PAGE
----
Britons turn to traditional sweets during lockdown while chocolate sales soar by £260m and one firm sees a 4500% spike in orders for fudge
Britons are turning to sweet treats to give themselves a boost from the misery of Covid tiers and lockdowns
Sales of luxury quality chocolate and confectionery have soared as people comfort eat in what is known as the ‘Covid Confectionery Effect’ by producers of premium foods and hampers – who have reported a leap in demand for classic delicacies in recent months.
Sales of luxury quality chocolate and confectionery have soared as people look to the ultimate in comfort food
Sales of ‘old fashioned’ sweets from people’s childhoods, like cola cubes, rhubarb and custards, mint imperials, sherbet pips and other nostalgic products such as fudge, toffee and chocolate are soaring as the UK endures continued restrictions.
Cartwright & Butler, which is based in Yorkshire, reported a rise of 170% in sales of butter fudge, while salted caramel fudge shot up a staggering 4500% and peanut brittle purchases were up 84%, compared to the same time last year.
Research group Kantar Media said shoppers had spent an extra £260m on chocolate to enjoy at home in the past six months with sales of multipack bars up by more than a fifth and large chocolate blocks up nearly 46% in supermarkets.
Jackson Woods, a consumer specialist at Kantar, said: ‘The pandemic has changed our priorities, and for much of it we have been less focused on counting calories, and more on treating ourselves during a difficult time. Chocolate is a relatively cheap and easy way to do that, and people have found comfort in their favourite brands.’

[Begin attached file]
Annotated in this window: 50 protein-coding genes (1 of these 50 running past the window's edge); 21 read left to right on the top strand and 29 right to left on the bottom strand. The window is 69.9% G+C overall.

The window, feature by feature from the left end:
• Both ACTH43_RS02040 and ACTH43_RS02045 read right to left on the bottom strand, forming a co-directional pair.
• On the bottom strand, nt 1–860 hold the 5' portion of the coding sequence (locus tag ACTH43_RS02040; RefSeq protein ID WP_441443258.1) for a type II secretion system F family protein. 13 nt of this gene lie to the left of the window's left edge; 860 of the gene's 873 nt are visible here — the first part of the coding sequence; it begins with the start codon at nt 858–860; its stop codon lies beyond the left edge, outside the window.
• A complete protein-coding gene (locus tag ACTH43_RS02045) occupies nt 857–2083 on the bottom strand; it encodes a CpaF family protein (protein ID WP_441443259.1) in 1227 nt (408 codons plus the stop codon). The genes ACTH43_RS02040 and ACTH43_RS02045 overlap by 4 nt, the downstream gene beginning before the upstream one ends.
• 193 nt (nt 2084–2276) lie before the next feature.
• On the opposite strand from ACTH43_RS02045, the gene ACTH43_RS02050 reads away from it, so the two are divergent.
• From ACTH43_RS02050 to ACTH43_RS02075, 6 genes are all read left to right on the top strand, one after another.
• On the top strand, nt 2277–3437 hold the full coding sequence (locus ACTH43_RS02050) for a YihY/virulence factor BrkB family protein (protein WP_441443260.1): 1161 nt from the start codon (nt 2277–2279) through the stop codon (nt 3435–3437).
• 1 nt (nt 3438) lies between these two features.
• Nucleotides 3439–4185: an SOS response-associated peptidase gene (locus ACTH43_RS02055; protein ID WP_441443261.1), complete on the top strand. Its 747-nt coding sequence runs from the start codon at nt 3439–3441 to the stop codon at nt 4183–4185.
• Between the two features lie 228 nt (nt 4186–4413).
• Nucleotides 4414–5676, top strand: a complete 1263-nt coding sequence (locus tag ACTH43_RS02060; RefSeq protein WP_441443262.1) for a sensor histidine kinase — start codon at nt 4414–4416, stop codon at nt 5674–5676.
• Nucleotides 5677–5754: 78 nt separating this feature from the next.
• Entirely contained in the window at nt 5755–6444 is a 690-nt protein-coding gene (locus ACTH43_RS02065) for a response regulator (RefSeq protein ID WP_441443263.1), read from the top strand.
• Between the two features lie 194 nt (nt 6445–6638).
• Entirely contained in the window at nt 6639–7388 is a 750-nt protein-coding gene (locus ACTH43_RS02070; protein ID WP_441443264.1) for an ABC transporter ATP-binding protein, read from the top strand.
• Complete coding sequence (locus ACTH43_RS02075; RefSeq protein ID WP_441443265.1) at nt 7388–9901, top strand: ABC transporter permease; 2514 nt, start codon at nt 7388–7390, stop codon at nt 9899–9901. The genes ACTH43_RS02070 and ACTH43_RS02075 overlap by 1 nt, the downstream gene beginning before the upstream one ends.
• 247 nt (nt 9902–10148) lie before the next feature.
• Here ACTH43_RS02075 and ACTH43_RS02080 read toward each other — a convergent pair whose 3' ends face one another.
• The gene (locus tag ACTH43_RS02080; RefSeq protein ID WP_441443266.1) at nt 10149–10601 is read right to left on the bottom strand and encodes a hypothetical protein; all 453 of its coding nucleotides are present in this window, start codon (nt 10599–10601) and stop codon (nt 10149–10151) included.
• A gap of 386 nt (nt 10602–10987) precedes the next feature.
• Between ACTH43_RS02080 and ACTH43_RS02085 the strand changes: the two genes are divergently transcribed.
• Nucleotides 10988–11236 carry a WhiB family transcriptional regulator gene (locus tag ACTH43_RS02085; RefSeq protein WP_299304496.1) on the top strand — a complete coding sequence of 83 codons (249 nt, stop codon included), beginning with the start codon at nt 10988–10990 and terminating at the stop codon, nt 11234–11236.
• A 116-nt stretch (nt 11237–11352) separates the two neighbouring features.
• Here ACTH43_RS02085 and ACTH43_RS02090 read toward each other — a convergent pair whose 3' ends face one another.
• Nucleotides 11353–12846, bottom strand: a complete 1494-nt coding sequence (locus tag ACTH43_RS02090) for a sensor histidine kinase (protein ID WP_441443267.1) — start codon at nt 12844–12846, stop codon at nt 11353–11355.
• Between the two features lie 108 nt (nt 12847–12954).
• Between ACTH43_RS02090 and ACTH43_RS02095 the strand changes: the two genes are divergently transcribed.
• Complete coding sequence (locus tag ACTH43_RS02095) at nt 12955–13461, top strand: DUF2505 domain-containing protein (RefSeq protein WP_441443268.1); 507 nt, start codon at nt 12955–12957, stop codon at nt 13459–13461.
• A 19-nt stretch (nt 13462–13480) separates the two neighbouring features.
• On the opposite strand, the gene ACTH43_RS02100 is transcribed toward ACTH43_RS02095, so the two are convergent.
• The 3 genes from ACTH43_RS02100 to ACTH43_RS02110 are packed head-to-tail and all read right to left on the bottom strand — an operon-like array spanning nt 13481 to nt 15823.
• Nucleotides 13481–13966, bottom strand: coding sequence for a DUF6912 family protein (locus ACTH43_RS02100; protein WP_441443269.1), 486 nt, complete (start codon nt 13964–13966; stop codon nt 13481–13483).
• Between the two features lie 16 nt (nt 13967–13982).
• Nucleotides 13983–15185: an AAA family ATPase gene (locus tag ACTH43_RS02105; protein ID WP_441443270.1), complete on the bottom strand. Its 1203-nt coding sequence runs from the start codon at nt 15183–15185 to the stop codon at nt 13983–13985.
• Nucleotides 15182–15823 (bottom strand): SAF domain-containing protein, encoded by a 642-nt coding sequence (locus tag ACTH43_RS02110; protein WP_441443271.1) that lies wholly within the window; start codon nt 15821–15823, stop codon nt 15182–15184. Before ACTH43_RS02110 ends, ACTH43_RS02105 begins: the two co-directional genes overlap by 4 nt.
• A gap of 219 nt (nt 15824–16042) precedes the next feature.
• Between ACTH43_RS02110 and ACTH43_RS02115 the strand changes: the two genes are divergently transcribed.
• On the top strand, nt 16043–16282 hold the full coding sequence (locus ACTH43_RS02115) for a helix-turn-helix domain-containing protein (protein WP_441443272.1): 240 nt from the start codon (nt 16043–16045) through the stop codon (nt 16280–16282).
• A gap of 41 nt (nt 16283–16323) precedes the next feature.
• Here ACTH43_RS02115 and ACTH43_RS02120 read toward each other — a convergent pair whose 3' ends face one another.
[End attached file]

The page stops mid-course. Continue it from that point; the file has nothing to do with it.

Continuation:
Upmarket firm Hotel Chocolat said sales rose 3% in the first half of the year despite many of its High Street stores being closed. The company said its customers switched in droves to buying online during that period.
Online research backed up the figures with four out of ten (42%) households saying they have purchased more chocolate and 31% more sugar confectionery in the past six months. Overall almost three in four (73%) said they bought more comfort food.
Over half (55%) reported buying confectionery suitable for ‘big nights in’ while 44% said they had sought out products that reminded them of happier times from the past.
The surge in sales doesn’t come as a surprise to psychotherapist Charlotte Fox Webber who said: ‘In a time period of turbulence and distressing change, nostalgia transports us back to what we know— and there’s such sweet familiarity in things from the past. There’s something so evocative and comforting about past associations and memories. It makes complete emotional sense that in an era of chaos and sorrow and stress, we feel safe when we are reminded of childhood pleasures’.
Sonia Whiteley Guest, brand director at Cartwright & Butler added: ‘Sales increases are staggering, one customer ordered 84 packs of Rhubarb and Custards sweets.
‘It seems folk want to treat themselves, their family and friends to that extra luxury and the focus has been on wanting to indulge in comforting sweets and treats. They might not be a necessity but it’s something that consumers crave in times of uncertainty.
‘We are also enjoying more family time together and this seems to encourage a desire to indulge ourselves in something special. And why not, after everything we are going through we all deserve that extra treat.’